The greatest concern with the old-new education fads is the consistent denigration of solid knowledge. Like those who’ve gone before them, the 21st Century Skills gang ridicules teaching rote knowledge, but the truth is that one cannot engage in the kind of critical thinking they claim to value if one does not have a grasp of basic facts. Yes, in some areas knowledge changes, but 7 times 9 will still equal 63 regardless of what version of Windows we use.
Traditional ‘Classical’ education, used since Plato, recognized that foundational knowledge is essential and that children are not ready to engage in rhetorical exercises until they’ve reached a certain maturity level. Without the ‘right answers’ students will not be able to ask the ‘right questions,’ and we’ll have a nation full of technology-addicted adults asking insipid, uninformed questions.
But don’t bring up Plato and his ideas to the 21st century folks; he’s just a boring dead guy and how could he possibly engage in critical thinking without an iPad?
For further reading on the deteriorating public school math curriculum: “Mathematics Education: Being Outwitted by Stupidity” by Barry Garelick.
*While I cannot agree with all of her conclusions, Educator Lisa VanDamme’s indictment of John Dewey and his impact on education is spot-on:
…Dewey attacked traditional, intellectual education—education in which facts are taught and learned—as forced, artificial, and irrelevant to the child’s true needs. He urged an approach to education that is “child-centered,” allowing for his instinctive and spontaneous development—as well as one that eventually provides for the “socialization” of the child. In School of Tomorrow, Dewey praised Rousseau for seeing that a proper education allows the child’s mental development to be as natural and spontaneous as physical growth. He said, “If we want, then, to find out how education takes place most successfully, let us go to the experiences of children where learning is a necessity, and not to the practices of schools where it is largely an adornment, a superfluity, and even an unwelcome imposition.”7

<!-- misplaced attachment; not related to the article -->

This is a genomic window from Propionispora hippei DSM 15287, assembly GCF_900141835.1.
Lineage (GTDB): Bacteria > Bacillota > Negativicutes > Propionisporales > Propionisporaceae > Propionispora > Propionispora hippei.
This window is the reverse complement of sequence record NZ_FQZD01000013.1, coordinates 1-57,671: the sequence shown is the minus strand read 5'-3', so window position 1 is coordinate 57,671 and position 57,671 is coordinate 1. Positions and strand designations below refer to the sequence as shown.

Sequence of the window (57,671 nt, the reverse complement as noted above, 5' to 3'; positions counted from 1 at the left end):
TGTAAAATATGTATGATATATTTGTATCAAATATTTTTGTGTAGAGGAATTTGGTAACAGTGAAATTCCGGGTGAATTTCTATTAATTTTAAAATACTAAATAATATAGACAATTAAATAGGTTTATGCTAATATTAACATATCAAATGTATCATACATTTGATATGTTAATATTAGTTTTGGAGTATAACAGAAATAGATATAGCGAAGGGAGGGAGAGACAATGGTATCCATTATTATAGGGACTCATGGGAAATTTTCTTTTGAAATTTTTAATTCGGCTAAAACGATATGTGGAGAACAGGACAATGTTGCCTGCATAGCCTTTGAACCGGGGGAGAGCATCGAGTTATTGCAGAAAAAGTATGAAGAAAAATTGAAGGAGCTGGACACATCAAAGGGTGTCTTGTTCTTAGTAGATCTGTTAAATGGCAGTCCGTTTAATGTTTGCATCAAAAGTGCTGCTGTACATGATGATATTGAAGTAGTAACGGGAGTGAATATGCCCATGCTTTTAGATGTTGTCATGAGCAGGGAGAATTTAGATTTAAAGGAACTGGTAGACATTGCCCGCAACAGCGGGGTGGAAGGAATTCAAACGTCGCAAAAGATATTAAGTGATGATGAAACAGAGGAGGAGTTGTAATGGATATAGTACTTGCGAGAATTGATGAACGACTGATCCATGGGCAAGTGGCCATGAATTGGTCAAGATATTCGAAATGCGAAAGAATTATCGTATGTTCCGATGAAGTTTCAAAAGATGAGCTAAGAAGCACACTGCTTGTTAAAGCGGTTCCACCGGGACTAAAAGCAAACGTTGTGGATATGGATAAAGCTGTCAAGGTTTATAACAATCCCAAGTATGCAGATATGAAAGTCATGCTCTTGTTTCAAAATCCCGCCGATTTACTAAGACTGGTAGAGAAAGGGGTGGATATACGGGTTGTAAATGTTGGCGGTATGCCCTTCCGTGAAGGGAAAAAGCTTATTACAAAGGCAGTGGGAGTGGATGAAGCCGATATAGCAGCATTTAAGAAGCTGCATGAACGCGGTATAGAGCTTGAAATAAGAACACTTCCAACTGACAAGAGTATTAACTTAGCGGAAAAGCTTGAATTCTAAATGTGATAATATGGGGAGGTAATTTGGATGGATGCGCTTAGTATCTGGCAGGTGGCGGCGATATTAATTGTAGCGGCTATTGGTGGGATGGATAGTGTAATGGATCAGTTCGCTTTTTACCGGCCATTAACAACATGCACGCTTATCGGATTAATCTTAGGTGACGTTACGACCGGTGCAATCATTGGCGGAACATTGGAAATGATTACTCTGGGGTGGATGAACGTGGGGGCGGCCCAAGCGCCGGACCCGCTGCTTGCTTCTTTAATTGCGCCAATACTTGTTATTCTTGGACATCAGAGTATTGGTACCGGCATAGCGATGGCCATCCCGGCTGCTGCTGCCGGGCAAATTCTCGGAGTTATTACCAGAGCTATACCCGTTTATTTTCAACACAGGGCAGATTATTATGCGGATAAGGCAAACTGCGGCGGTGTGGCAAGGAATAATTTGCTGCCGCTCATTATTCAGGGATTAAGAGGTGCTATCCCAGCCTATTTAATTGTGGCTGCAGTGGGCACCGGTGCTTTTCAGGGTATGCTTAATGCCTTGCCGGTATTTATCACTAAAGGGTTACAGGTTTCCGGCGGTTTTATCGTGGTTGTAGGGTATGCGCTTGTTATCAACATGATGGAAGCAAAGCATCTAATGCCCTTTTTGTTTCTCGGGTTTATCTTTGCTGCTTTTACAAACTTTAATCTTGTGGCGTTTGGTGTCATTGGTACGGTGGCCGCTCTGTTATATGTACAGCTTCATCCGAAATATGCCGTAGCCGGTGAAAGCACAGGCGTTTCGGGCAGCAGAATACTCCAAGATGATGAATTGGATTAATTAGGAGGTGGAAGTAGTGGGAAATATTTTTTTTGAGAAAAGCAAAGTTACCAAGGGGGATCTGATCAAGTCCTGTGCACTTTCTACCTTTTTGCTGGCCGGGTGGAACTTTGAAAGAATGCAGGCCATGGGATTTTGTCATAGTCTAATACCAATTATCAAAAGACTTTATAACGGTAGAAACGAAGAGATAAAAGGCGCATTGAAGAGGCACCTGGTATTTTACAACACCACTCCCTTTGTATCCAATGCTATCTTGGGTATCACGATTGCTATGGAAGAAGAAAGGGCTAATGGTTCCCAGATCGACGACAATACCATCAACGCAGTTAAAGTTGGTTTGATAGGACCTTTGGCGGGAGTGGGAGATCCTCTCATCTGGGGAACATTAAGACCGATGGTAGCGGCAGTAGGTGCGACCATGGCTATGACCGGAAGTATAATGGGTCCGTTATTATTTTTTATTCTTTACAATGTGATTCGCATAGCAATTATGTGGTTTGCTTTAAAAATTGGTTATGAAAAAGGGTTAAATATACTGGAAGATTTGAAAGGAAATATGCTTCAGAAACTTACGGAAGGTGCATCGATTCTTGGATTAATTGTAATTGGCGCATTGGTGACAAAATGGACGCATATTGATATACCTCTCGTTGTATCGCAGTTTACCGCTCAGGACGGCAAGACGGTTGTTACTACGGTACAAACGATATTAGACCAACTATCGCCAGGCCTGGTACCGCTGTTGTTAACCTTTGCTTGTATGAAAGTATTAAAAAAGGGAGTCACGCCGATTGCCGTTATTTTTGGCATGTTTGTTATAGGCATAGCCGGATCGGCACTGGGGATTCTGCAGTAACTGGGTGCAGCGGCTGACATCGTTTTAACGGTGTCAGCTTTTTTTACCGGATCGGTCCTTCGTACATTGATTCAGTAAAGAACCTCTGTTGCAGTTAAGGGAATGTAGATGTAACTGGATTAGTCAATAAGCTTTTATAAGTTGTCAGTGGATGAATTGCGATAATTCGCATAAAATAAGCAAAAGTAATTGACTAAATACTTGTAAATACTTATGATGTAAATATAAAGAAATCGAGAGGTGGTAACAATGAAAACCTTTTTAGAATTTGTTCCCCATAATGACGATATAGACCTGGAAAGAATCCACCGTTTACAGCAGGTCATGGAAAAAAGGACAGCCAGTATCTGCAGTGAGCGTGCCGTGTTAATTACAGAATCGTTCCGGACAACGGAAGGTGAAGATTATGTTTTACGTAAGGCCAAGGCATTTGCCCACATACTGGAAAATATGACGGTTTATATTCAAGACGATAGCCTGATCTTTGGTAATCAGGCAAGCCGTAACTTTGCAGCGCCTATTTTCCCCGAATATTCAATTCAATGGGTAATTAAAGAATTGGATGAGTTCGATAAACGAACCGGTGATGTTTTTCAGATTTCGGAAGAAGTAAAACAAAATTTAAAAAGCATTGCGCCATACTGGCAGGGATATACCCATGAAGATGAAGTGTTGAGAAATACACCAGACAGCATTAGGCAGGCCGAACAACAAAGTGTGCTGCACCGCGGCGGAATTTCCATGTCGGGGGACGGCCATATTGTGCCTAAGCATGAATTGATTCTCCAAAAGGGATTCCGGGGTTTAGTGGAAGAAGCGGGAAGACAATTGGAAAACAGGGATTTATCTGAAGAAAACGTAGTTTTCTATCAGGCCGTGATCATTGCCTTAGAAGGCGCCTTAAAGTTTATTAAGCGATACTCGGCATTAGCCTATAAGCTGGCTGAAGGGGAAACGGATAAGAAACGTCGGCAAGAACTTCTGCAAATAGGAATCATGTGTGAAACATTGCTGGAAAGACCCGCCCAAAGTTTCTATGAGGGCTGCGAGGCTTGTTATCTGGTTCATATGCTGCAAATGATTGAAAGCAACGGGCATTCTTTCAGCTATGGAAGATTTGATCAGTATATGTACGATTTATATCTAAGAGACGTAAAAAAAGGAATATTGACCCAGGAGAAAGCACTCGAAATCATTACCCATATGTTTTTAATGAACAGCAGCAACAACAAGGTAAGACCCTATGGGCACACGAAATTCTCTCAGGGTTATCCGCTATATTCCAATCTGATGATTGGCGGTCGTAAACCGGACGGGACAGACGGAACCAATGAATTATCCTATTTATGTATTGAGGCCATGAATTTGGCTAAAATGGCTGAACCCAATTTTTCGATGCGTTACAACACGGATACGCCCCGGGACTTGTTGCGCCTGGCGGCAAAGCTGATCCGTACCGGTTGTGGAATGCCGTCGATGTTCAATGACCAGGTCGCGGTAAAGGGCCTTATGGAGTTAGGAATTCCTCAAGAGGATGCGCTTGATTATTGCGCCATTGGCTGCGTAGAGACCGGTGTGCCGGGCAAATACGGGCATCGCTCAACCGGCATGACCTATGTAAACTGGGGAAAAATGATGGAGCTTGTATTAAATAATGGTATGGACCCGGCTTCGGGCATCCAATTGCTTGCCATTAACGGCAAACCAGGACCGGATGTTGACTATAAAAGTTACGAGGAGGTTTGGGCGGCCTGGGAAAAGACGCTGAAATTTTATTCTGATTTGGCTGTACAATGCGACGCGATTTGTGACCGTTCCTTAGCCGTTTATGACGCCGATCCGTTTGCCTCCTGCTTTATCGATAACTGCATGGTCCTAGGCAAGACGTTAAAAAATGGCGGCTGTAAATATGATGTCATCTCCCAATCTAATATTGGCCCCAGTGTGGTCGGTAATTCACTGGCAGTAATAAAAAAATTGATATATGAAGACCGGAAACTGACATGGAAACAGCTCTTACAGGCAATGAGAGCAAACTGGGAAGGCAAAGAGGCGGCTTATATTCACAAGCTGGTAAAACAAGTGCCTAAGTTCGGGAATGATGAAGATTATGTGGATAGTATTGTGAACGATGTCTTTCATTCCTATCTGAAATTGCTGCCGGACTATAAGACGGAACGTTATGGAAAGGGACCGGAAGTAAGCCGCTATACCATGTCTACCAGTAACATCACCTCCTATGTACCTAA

If formal, reality-oriented, intellectual education is an “imposition” on childhood, it is an imposition that has long since been removed. Dewey’s “progressive” method, founded on the rejection of reason, knowledge, and intellectual training—and on the enshrinement of emotional impulse, “experience,” and “social adjustment”—has dominated American schools for the past century. The “remote,” “musty” subject of history has been replaced by the disintegrated mash of allegedly “relevant” data known as social studies. The “futile,” “lofty” attempt to systematically teach abstract principles of science has been replaced by the fun, child-focused “learning-by-doing” method of making collages and finding moths on a wall. The “distant,” “antiquated” works of world literature have been replaced with contemporary, hip “boy-makes-good tearjerkers” that appeal to the immediate concerns of the most childish children. Rigorous training of the intellect has been replaced with, in the words of the “progressive” educators, a more “practical,” “child-centered,” “humane” approach to education.
The practical result of all of this has been legions of ignorant children, unequipped for a successful human life.